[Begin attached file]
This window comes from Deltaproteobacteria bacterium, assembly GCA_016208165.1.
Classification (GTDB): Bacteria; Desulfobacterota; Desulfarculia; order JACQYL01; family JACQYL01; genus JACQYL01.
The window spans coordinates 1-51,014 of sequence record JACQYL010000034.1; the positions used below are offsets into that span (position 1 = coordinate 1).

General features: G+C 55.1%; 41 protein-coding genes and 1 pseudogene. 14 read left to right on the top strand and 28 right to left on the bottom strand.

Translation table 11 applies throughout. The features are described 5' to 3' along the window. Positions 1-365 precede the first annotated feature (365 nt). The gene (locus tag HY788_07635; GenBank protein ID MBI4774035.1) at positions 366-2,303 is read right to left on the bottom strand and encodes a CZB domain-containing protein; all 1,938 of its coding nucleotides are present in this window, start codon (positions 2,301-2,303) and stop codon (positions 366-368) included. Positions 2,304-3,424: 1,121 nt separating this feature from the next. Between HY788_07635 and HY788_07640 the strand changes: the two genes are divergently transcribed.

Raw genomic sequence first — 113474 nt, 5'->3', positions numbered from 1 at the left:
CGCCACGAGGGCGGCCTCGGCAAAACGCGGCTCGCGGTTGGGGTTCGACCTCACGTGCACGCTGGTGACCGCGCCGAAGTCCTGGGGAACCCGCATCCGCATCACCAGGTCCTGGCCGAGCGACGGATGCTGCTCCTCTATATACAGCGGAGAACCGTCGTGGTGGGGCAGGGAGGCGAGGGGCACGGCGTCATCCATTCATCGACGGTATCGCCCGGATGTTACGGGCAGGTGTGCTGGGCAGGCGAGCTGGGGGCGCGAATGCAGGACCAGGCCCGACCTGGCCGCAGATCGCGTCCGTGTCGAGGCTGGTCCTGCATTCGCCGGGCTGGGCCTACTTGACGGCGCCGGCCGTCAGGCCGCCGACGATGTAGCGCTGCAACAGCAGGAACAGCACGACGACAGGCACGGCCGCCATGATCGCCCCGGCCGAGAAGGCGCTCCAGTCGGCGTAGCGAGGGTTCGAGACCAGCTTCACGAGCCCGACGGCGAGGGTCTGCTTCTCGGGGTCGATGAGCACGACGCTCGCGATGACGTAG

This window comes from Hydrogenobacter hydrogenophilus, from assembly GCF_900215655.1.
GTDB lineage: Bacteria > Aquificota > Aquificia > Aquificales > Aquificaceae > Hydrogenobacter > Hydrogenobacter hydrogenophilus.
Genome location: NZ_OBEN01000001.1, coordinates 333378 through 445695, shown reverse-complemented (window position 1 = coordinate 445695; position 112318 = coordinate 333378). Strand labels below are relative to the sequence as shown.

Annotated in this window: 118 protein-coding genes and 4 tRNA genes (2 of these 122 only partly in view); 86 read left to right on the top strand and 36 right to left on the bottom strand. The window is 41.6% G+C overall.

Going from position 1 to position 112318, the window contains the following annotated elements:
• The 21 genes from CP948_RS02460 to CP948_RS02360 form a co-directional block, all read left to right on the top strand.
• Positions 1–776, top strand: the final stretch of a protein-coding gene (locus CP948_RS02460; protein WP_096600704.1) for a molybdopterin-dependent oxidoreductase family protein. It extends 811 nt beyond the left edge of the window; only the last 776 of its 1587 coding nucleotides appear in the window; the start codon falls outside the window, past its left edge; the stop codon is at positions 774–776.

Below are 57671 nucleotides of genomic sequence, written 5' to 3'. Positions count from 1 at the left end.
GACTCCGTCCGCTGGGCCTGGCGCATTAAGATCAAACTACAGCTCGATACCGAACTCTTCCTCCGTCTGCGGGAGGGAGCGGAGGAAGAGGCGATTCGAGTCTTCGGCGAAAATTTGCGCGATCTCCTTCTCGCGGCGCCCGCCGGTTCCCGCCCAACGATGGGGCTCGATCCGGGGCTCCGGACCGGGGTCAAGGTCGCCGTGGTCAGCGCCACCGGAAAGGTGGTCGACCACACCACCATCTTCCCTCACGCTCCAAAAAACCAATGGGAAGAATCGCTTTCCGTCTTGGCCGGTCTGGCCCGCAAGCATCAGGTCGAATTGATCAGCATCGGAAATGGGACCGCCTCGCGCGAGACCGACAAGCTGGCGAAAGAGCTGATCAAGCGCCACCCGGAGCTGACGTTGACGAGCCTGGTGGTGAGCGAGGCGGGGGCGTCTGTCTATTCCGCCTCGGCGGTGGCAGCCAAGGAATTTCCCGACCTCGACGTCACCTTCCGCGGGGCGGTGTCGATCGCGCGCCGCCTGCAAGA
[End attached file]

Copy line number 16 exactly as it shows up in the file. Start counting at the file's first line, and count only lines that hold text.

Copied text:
GACTCCGTCCGCTGGGCCTGGCGCATTAAGATCAAACTACAGCTCGATACCGAACTCTTCCTCCGTCTGCGGGAGGGAGCGGAGGAAGAGGCGATTCGAGTCTTCGGCGAAAATTTGCGCGATCTCCTTCTCGCGGCGCCCGCCGGTTCCCGCCCAACGATGGGGCTCGATCCGGGGCTCCGGACCGGGGTCAAGGTCGCCGTGGTCAGCGCCACCGGAAAGGTGGTCGACCACACCACCATCTTCCCTCACGCTCCAAAAAACCAATGGGAAGAATCGCTTTCCGTCTTGGCCGGTCTGGCCCGCAAGCATCAGGTCGAATTGATCAGCATCGGAAATGGGACCGCCTCGCGCGAGACCGACAAGCTGGCGAAAGAGCTGATCAAGCGCCACCCGGAGCTGACGTTGACGAGCCTGGTGGTGAGCGAGGCGGGGGCGTCTGTCTATTCCGCCTCGGCGGTGGCAGCCAAGGAATTTCCCGACCTCGACGTCACCTTCCGCGGGGCGGTGTCGATCGCGCGCCGCCTGCAAGA